Just one day after we found out that Volvo intends to stop selling cars with exclusively internal combustion engine drivetrains by 2019, France’s minister of the environment Nicolas Hulot has detailed a plan to the Financial Times for the country that includes ending the sale of fossil fuel-powered cars by 2040. The effective ban will be achieved through a mix of financial incentives for alternative fuel vehicles, and increased taxes on older, internal combustion cars.
France’s environmental plan also includes instituting a carbon tax, and ending the issuance of new licenses for discovering new local sources of oil. They’ll also incentivize renewable energy creation, according to Engadget, which should help make sure that EVs are powered by a grid that itself is mostly stocked by green energy sources, for a cleaner power picture at the macro level.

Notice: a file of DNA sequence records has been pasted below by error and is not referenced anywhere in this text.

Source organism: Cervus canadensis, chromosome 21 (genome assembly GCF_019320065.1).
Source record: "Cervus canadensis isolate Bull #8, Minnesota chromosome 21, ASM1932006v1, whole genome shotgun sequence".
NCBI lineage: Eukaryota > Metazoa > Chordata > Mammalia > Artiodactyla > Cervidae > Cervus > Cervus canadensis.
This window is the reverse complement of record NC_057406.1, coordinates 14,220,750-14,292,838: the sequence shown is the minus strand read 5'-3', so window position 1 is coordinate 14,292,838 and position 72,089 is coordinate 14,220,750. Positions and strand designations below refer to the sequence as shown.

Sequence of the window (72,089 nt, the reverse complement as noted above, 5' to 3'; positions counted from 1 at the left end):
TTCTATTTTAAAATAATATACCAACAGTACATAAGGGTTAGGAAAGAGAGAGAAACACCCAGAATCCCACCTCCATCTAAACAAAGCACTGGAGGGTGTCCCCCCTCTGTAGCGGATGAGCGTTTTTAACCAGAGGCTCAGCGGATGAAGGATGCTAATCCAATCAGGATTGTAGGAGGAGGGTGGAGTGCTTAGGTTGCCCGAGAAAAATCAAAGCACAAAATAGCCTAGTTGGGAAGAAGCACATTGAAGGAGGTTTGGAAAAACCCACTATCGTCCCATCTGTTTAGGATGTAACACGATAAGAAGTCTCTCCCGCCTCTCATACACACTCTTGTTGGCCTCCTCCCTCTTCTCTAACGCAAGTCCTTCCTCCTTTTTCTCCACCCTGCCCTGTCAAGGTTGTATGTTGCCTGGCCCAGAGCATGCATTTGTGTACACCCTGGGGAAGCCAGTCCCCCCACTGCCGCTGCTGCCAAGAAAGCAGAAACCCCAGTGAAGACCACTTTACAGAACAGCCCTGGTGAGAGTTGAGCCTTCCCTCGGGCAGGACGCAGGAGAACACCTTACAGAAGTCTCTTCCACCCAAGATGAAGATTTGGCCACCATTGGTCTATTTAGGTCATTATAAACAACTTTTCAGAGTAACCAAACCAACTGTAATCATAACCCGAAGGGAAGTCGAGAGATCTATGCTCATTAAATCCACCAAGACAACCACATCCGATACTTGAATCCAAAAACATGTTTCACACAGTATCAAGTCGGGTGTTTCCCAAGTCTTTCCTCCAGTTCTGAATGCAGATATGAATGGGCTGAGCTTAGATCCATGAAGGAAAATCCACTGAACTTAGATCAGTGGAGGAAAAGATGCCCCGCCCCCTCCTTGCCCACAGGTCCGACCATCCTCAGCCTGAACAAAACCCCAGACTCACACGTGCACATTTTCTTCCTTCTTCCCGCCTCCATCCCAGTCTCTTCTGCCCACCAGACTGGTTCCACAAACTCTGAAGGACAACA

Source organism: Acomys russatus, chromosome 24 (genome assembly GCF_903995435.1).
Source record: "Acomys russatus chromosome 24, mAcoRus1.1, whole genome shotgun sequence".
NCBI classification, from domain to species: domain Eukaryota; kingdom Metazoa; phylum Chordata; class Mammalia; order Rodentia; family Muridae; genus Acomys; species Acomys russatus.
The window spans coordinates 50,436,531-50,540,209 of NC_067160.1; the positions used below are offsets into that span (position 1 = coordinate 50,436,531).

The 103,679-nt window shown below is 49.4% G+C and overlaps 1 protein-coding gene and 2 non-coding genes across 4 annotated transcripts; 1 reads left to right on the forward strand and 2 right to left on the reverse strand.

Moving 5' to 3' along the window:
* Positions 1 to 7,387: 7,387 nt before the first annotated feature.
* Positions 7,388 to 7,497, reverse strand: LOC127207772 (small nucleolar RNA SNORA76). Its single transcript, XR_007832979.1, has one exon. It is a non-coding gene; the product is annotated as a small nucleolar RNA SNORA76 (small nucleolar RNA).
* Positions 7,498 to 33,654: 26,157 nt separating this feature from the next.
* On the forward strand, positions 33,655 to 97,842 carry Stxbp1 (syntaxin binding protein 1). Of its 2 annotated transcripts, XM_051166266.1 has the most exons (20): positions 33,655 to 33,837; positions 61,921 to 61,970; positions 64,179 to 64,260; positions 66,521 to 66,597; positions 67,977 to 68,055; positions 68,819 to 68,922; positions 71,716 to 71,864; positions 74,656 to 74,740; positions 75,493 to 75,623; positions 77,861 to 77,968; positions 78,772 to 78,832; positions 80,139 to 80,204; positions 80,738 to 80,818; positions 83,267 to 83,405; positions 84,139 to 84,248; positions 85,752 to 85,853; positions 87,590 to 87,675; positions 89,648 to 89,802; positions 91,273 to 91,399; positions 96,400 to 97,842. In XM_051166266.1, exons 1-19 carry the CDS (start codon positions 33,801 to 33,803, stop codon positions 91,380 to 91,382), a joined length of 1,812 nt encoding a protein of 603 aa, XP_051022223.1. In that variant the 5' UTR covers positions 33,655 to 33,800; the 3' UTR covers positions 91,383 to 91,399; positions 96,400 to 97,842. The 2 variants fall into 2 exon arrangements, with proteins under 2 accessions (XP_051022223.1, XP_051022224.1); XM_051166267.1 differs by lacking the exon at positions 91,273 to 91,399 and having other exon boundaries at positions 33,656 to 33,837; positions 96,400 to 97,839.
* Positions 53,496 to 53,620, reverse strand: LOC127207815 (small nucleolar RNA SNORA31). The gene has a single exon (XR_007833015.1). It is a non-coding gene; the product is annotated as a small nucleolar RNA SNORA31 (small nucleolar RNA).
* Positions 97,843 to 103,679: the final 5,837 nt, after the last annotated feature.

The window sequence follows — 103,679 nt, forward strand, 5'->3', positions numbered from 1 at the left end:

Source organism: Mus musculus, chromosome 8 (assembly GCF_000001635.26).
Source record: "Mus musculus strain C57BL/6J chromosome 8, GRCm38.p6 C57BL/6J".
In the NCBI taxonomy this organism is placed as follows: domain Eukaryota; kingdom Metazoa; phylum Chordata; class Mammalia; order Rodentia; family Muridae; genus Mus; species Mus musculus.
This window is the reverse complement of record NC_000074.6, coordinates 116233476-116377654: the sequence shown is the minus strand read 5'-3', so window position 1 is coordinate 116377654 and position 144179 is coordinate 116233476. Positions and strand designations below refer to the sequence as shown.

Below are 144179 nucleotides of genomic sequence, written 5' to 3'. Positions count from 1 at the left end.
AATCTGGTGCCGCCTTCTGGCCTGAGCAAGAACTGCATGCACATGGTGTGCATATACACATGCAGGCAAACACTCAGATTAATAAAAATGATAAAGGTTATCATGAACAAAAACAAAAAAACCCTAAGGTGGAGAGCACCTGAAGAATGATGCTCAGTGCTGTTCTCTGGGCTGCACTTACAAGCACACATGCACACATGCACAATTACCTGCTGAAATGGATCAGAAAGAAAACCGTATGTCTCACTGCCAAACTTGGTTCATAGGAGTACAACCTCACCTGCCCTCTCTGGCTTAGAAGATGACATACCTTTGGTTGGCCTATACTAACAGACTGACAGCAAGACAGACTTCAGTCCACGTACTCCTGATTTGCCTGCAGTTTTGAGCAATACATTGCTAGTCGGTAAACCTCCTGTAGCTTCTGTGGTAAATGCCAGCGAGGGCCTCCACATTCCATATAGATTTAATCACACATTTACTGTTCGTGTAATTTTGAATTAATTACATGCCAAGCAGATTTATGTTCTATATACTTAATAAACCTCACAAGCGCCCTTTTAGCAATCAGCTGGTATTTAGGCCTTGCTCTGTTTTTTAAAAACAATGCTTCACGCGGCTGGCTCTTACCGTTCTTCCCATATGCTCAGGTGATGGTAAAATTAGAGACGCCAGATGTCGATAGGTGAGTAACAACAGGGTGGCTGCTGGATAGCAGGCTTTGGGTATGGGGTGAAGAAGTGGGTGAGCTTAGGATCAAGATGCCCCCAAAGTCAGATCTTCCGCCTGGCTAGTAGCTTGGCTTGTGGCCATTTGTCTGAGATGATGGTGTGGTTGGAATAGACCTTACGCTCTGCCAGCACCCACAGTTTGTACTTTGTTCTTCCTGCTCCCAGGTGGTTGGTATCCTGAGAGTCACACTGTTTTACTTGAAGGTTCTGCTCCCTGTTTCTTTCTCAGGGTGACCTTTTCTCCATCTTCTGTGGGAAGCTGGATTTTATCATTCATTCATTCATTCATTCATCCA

Like London Mayor Sadiq Khan’s plan to make transport in the city totally emission free by 2050, this is a plan at this stage, not anything binding. But France’s government has the power to back it up with legislation given time, so during this administration at least, expect these plans to start resulting in some action.
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